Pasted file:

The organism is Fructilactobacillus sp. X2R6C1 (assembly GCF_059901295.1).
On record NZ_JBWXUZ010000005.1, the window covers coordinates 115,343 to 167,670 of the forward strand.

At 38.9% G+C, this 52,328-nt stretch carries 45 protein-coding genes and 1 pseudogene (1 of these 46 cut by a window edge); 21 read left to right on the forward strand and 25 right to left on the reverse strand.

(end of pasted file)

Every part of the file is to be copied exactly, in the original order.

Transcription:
The organism is Fructilactobacillus sp. X2R6C1 (assembly GCF_059901295.1).
On record NZ_JBWXUZ010000005.1, the window covers coordinates 115,343 to 167,670 of the forward strand.

At 38.9% G+C, this 52,328-nt stretch carries 45 protein-coding genes and 1 pseudogene (1 of these 46 cut by a window edge); 21 read left to right on the forward strand and 25 right to left on the reverse strand.